Farmer Focus: Silage saves the day as grass growth slows

Spring sowing is well under way, and we must thank Howard for his speedy application of lime after we had the soil in some other fields mapped ready for application.

Grass is slow to grow, and nitrogen application is required to green up the pastures. Thankfully there’s plenty of silage in the pit to keep us going for a while.

Our 12 Bluefaced Leicester ewes are still coming inside at night, cold winds and frosty mornings just don’t agree with their udders. They all lambed well and each one has twin lambs, not forgetting a couple of pets to keep us on our toes.

See also: Read more from our other livestock farmer focus writers

The last of the Blackface and Cheviot fat hoggs went away to Woodhead Brothers this week and we await the final grades and prices. Hill lambing has just started, with Mule lambs making their first appearance.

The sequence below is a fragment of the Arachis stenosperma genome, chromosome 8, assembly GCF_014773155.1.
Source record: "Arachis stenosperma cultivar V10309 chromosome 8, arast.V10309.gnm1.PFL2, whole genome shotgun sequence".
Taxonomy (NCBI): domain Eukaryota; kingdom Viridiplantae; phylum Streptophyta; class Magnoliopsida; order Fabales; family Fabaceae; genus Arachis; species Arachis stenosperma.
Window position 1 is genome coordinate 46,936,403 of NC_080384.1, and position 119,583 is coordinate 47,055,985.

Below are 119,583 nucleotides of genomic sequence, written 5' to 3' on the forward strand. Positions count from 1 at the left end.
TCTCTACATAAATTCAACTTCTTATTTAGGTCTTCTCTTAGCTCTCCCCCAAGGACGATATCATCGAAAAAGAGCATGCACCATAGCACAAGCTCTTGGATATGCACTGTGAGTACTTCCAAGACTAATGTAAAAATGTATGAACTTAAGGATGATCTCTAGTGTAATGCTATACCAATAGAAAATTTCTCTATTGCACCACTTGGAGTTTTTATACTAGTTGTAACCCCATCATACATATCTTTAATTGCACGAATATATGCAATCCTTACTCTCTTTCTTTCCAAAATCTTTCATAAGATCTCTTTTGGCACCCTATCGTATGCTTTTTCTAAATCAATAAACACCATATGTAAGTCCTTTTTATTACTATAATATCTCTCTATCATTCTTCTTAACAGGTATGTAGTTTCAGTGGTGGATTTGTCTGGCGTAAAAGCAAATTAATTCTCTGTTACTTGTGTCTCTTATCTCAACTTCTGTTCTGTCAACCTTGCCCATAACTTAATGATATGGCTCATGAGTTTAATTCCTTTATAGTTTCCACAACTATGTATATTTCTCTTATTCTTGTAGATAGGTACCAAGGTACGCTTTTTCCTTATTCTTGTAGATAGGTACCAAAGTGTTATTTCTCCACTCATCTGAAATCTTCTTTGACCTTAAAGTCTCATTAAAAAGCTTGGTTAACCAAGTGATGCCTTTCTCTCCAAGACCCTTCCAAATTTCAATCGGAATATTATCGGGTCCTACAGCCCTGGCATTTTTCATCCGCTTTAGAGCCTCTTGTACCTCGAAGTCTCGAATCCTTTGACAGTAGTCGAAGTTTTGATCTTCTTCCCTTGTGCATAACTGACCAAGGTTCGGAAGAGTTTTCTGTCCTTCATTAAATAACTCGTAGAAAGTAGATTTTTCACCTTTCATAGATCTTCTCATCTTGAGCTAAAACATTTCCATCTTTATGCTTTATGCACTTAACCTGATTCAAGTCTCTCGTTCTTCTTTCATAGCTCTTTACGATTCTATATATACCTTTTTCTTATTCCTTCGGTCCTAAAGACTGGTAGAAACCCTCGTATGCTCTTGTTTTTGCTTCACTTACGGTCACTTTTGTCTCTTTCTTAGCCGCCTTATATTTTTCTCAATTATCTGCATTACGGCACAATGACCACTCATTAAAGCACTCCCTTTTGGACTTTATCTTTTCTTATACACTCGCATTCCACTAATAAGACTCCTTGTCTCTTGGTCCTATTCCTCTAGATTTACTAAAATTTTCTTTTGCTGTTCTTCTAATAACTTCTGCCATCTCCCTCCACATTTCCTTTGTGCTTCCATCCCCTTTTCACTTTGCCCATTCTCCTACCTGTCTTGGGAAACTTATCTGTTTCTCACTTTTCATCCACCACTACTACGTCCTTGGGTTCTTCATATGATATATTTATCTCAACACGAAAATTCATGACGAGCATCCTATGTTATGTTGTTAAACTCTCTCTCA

Roy, the foot trimmer, was up for a day with his turnover crate, making the job look very easy, resulting in happy cows all ready to go to the grass.

Moles and mice have bred well through the winter, and we have called on mole man Raymond to help to eradicate them up the glen. At the last count 62 dead moles were hanging on the fence and the job’s not finished yet.

The owl that roosts at Newhouse must be mighty fat with all the ad lib mice on offer. The straw will soon get used up and hopefully they will be evicted from their homes shortly.

Another animal on the farm that hasn’t missed a feed and has lived a very pampered life is the calf that Andrew bought for the Young Farmers over-wintering competition. Hopefully, by the time to read this, all the local young farmers have managed to boost their bank accounts with profitable sales.

The great tractor-buying debate rumbles on and the boys continue to battle. One wants an expensive tractor, which dad finds hard to justify, and the other needs a fair budget for a new stock bull.

With our spending money tied up in euros I think we’ll sit this one out for a while.

Bob and Kay Adam

Bob and Kay Adam run 100 pedigree Limousin and Charolais cows on their 222ha family farm in Angus and rent a 728ha hill farm running 640 ewes and 30 suckler cows